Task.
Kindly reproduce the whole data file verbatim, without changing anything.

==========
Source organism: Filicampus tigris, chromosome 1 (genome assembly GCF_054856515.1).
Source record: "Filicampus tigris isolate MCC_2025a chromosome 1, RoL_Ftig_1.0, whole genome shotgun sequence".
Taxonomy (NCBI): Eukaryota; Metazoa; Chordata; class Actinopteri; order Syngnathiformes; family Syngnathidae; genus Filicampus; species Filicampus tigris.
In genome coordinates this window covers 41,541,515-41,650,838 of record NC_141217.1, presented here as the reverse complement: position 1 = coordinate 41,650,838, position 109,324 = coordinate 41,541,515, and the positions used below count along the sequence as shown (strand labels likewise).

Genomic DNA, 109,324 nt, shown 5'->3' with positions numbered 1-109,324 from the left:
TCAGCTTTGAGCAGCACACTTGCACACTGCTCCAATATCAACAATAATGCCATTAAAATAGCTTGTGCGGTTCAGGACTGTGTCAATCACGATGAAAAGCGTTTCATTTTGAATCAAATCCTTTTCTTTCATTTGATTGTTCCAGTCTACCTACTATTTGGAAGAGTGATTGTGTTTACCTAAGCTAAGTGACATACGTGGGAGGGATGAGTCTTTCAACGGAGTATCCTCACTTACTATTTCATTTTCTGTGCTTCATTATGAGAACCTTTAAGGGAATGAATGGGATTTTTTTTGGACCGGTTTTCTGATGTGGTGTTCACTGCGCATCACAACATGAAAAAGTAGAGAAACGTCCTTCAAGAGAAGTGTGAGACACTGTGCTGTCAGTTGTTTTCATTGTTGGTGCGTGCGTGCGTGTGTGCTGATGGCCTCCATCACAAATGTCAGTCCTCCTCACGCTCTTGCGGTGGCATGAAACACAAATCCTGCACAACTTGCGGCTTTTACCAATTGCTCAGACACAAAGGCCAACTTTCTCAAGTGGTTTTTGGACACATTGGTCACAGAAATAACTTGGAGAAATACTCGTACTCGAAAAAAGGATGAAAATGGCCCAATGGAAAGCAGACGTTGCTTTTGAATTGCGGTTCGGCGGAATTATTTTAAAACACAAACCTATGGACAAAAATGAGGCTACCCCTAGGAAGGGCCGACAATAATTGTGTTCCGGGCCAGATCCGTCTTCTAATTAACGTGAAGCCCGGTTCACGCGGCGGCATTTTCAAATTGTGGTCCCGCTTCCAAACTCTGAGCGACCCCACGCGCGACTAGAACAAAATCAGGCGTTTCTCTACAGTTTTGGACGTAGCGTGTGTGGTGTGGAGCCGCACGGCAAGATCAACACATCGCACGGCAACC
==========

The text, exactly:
Source organism: Filicampus tigris, chromosome 1 (genome assembly GCF_054856515.1).
Source record: "Filicampus tigris isolate MCC_2025a chromosome 1, RoL_Ftig_1.0, whole genome shotgun sequence".
Taxonomy (NCBI): Eukaryota; Metazoa; Chordata; class Actinopteri; order Syngnathiformes; family Syngnathidae; genus Filicampus; species Filicampus tigris.
In genome coordinates this window covers 41,541,515-41,650,838 of record NC_141217.1, presented here as the reverse complement: position 1 = coordinate 41,650,838, position 109,324 = coordinate 41,541,515, and the positions used below count along the sequence as shown (strand labels likewise).

Genomic DNA, 109,324 nt, shown 5'->3' with positions numbered 1-109,324 from the left:
TCAGCTTTGAGCAGCACACTTGCACACTGCTCCAATATCAACAATAATGCCATTAAAATAGCTTGTGCGGTTCAGGACTGTGTCAATCACGATGAAAAGCGTTTCATTTTGAATCAAATCCTTTTCTTTCATTTGATTGTTCCAGTCTACCTACTATTTGGAAGAGTGATTGTGTTTACCTAAGCTAAGTGACATACGTGGGAGGGATGAGTCTTTCAACGGAGTATCCTCACTTACTATTTCATTTTCTGTGCTTCATTATGAGAACCTTTAAGGGAATGAATGGGATTTTTTTTGGACCGGTTTTCTGATGTGGTGTTCACTGCGCATCACAACATGAAAAAGTAGAGAAACGTCCTTCAAGAGAAGTGTGAGACACTGTGCTGTCAGTTGTTTTCATTGTTGGTGCGTGCGTGCGTGTGTGCTGATGGCCTCCATCACAAATGTCAGTCCTCCTCACGCTCTTGCGGTGGCATGAAACACAAATCCTGCACAACTTGCGGCTTTTACCAATTGCTCAGACACAAAGGCCAACTTTCTCAAGTGGTTTTTGGACACATTGGTCACAGAAATAACTTGGAGAAATACTCGTACTCGAAAAAAGGATGAAAATGGCCCAATGGAAAGCAGACGTTGCTTTTGAATTGCGGTTCGGCGGAATTATTTTAAAACACAAACCTATGGACAAAAATGAGGCTACCCCTAGGAAGGGCCGACAATAATTGTGTTCCGGGCCAGATCCGTCTTCTAATTAACGTGAAGCCCGGTTCACGCGGCGGCATTTTCAAATTGTGGTCCCGCTTCCAAACTCTGAGCGACCCCACGCGCGACTAGAACAAAATCAGGCGTTTCTCTACAGTTTTGGACGTAGCGTGTGTGGTGTGGAGCCGCACGGCAAGATCAACACATCGCACGGCAACC